FIGS. 6A and 6B show a variation of the support member 14' and bracket member 16' adapted for use with "light duty" extension ladders 12' (the other Figures show adaptation for straight ladders, "heavy duty" extension ladders, step ladders, etc). Light duty extension ladders 12' have the side rail 12a' of the extension ladder component ELC' offset in relation to the side rail 12a" of the base ladder component BLC'. Thus, the rung hocks 26", 26"' are configured to include a side rail accommodating offset 48, 48'.

With regard to the support member 14', included are a bottom wall 22', sidewalls 24' and a rung hook 26" having an offset 48, as shown at FIG. 6A. A section 24a" of the sidewall 24a' abuts the side rail 12a" of the base ladder component BLC'. A first leg 48a of the offset 48 abuts the front side F" of the side rail 12a', and a second leg 48b of the offset abuts the side rail 12a' of the extension ladder component ELC'. The stand-off 30", flange 34" and projection 36" are each structured and operate with respect to the side rail 12a' and rung 12b as recounted hereinabove with respect to the support member 14, inclusive of two rung hooks being located at opposite sidewalls thereof. The first leg 48a is spaced from the stand-off 30" a distance O, which is the distance between the front sides F', F" of the respective side rails 12a', 12a". Further, the stand-off 30" is generally parallel to, and in line with, the front sidewall 24c'.

With regard to the bracket member 16', there is sufficient similarity between the rung hooks 26", 26"' that a full recounting of the structural details is unnecessary. Nonetheless, FIG. 6B depicts a bracket member 16' having a rear bracket portion 38' a right bracket portion 40', a boss bracket portion 44' and a left bracket portion 42' which connects with the rung hook 26"'. The opening 46' is now formed between the second leg 48b' of the offset 48' and the boss bracket member 44'. The offset 48' and the remainder of the rung hook 26"' interface with the light duty extension ladder 12' as recounted with regard to FIG. 6A, where now the projections 36"' are (as recounted hereinabove with respect to the bracket member 16) diametrically opposed to allow for either side of the ladder to be interconnected therewith by merely inverting the bracket member.

FIG. 7 depicts an auxiliary ladder rack system 50 for holding light, elongated articles 20', such as for example trim pieces. A tray 52 having a cup-like, preferably rectilinear shape is provided having a bottom wall 54 and sidewalls 56. Clips 58 clippingly connected a sidewall 56 to either a bracket member 16 or a sidewall 24 of the support member 14. A guide bracket 60 is provided which clippingly engages, via clips 62, a bracket member 16 spaced from the tray 52.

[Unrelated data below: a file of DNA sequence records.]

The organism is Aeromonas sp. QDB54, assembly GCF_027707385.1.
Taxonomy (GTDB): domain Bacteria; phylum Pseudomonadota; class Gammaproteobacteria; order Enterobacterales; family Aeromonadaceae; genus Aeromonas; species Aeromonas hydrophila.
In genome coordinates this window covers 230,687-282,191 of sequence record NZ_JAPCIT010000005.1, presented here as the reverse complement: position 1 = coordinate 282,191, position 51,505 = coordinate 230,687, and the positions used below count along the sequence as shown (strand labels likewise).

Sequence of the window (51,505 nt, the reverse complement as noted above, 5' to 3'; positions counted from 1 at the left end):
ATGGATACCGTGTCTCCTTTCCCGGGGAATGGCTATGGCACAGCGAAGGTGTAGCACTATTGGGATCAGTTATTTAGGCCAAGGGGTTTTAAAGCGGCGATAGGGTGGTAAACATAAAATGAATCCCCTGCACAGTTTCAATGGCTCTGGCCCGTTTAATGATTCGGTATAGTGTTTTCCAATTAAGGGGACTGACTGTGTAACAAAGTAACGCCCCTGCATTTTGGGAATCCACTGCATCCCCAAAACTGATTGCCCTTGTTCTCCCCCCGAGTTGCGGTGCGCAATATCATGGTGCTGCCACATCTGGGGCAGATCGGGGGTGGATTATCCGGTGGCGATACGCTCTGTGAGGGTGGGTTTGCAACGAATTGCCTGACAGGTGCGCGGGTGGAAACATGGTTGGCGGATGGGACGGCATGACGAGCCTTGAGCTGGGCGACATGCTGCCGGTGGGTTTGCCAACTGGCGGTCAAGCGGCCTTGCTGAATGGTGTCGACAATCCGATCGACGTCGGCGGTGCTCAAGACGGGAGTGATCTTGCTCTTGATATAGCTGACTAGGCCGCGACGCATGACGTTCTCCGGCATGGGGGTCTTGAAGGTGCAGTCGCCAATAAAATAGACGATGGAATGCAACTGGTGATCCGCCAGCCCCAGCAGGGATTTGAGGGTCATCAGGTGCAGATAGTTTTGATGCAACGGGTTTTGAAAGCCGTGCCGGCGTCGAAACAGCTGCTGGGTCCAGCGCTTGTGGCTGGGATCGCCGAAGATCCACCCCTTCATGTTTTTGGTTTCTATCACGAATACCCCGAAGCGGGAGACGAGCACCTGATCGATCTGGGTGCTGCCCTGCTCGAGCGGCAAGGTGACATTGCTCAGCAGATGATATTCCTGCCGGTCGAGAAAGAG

FIG. 8 depicts a variation of the bracket member 16"", wherein rather than a boss bracket member for partially occluding the opening, a flexible strap 64 is used to selectively fully occlude the opening 46", having an interconnection mechanism 66, such as for example a two component hook and loop fastener, such as VELCRO (trademark of Velcro, USA). The strap 64 has the advantage of fully entrapping the elongated articles, but has the disadvantage of having to be opened and closed repeatedly as elongated articles are added or removed out of the opening 46".

As noted, the cross-section of the bottom wall of the support member and the cross-section of the bracket member should be dimensionally the same in order to provide in line support of the elongated articles with respect to the rear sidewall 24b and each rear bracket portion 38. Further, the cross-sections are preferred to be rectilinear so that the rear sidewall 24b and each rear bracket portion 38 are straight and flat for restably receiving the elongated articles without bunching, as would undesirably occur if the rear sidewall and the rear bracket portion where curved. E this regard, having the elongated articles in a linear, unbunched, arrangement along the rear sidewall and each rear bracket portion facilitates selection of individual elongated articles and its ease of removal with respect to the others from the ladder rack system 10.

Finally, it should be noted that the support member 14 may be used alone, or with the bracket members, for supporting various nonelongated articles, such as for example tools.

To those skilled in the art to which this invention appertains, the above described preferred embodiment may be subject to change or modification. Such change or modification can be carried out without departing from the scope of the invention, which is intended to be limited only by the scope of the appended claims.

Patent Citations
Cited PatentFiling datePublication dateApplicantTitle
US2837306 *Dec 16, 1954Jun 3, 1958Elm Paul ELadder attachment for paint can
US2883134 *May 2, 1956Apr 21, 1959O'halloran Patrick VHolder for paint buckets
US3052442 *Aug 24, 1960Sep 4, 1962Rankin Jr Joseph DContainer support for use on ladders
US3809351 *Dec 26, 1972May 7, 1974Bravo RHolder
US3998416 *Jan 26, 1976Dec 21, 1976Benolkin James RTool holder and paint can support
US4077595 *Nov 4, 1976Mar 7, 1978Carter Coleman JCaulking gun holder
US4643274 *Jul 11, 1986Feb 17, 1987Victor TataseoLadder stand-off device with safety harness
US4714162 *Dec 17, 1986Dec 22, 1987Harrison Kim AFluorescent light bulb holder
US4964601 *Mar 21, 1989Oct 23, 1990Dishman Paul LContainer for attachment to a ladder
US4979710 *May 5, 1989Dec 25, 1990Baldwin Donald WTray accessory apparatus for ladders
US5542535 *Aug 9, 1995Aug 6, 1996Square Peg Enterprises, Inc.Fluorescent lamp carrier and fluorescent lamp disposal apparatus
Referenced by
Citing PatentFiling datePublication dateApplicantTitle
US6557667Nov 5, 2001May 6, 2003Roney A. WardConstruction material holding system
US20030213646 *Apr 17, 2003Nov 20, 2003Gallion Gerald L.Support bracket for ladder
Classifications
U.S. Classification182/129, 248/210
International ClassificationE06C7/14
Cooperative ClassificationE06C7/14
European ClassificationE06C7/14
Legal Events
DateCodeEventDescription
Jul 23, 2003REMIMaintenance fee reminder mailed
Jan 3, 2004SULPSurcharge for late payment
Jan 3, 2004FPAYFee payment
Year of fee payment: 4
Jul 16, 2007REMIMaintenance fee reminder mailed
Jan 4, 2008LAPSLapse for failure to pay maintenance fees
Feb 26, 2008FPExpired due to failure to pay maintenance fee
Effective date: 20080104